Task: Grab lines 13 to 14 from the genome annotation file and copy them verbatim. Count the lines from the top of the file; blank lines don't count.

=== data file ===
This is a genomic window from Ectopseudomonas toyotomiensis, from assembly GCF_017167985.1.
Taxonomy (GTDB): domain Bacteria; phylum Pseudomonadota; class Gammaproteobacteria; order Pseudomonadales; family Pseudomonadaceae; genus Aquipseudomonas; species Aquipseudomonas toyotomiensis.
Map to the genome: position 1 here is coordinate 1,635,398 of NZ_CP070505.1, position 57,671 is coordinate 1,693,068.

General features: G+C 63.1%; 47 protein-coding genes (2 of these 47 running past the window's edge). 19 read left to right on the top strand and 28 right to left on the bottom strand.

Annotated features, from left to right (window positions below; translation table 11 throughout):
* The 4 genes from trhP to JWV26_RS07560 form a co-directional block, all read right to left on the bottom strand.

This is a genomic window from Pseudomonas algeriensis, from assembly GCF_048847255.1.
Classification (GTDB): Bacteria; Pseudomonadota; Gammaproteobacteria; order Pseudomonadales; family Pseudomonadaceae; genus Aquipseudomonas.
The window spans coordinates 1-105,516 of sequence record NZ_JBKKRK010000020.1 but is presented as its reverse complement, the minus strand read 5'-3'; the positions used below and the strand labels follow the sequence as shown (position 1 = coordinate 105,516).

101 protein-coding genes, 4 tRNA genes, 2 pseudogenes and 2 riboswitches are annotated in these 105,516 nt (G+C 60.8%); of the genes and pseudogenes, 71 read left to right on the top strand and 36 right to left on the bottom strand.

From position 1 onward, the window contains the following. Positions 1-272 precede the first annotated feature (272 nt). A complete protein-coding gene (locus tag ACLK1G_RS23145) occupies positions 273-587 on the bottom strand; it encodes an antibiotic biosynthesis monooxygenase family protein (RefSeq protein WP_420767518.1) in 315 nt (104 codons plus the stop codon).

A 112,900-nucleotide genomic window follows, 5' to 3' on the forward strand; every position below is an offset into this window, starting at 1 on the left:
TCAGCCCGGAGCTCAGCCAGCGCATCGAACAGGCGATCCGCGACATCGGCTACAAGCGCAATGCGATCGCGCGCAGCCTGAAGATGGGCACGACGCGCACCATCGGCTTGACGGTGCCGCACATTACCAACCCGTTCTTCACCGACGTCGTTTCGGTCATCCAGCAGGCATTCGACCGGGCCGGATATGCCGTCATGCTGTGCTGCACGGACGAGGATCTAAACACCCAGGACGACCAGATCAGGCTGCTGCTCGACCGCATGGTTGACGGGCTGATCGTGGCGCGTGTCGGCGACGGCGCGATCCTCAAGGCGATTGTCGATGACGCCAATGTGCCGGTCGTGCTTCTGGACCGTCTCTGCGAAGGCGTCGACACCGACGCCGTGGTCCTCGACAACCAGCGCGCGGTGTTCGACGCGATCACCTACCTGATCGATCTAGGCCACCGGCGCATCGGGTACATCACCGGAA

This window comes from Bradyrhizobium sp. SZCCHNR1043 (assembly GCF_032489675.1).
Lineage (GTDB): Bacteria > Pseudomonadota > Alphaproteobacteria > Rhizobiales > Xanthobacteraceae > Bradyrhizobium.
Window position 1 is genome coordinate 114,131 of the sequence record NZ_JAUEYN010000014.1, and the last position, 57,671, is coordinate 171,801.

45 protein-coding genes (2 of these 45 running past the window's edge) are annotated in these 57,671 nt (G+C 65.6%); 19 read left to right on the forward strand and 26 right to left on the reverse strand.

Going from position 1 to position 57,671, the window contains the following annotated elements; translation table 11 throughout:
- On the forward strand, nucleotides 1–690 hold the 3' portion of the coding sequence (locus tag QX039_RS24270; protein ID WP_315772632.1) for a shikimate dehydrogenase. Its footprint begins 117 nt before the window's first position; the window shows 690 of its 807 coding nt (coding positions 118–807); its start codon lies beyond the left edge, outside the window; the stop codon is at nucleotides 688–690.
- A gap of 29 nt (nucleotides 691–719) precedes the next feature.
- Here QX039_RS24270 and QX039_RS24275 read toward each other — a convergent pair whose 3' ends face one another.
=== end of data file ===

TCAGCCCGGAGCTCAGCCAGCGCATCGAACAGGCGATCCGCGACATCGGCTACAAGCGCAATGCGATCGCGCGCAGCCTGAAGATGGGCACGACGCGCACCATCGGCTTGACGGTGCCGCACATTACCAACCCGTTCTTCACCGACGTCGTTTCGGTCATCCAGCAGGCATTCGACCGGGCCGGATATGCCGTCATGCTGTGCTGCACGGACGAGGATCTAAACACCCAGGACGACCAGATCAGGCTGCTGCTCGACCGCATGGTTGACGGGCTGATCGTGGCGCGTGTCGGCGACGGCGCGATCCTCAAGGCGATTGTCGATGACGCCAATGTGCCGGTCGTGCTTCTGGACCGTCTCTGCGAAGGCGTCGACACCGACGCCGTGGTCCTCGACAACCAGCGCGCGGTGTTCGACGCGATCACCTACCTGATCGATCTAGGCCACCGGCGCATCGGGTACATCACCGGAA

This window comes from Bradyrhizobium sp. SZCCHNR1043 (assembly GCF_032489675.1).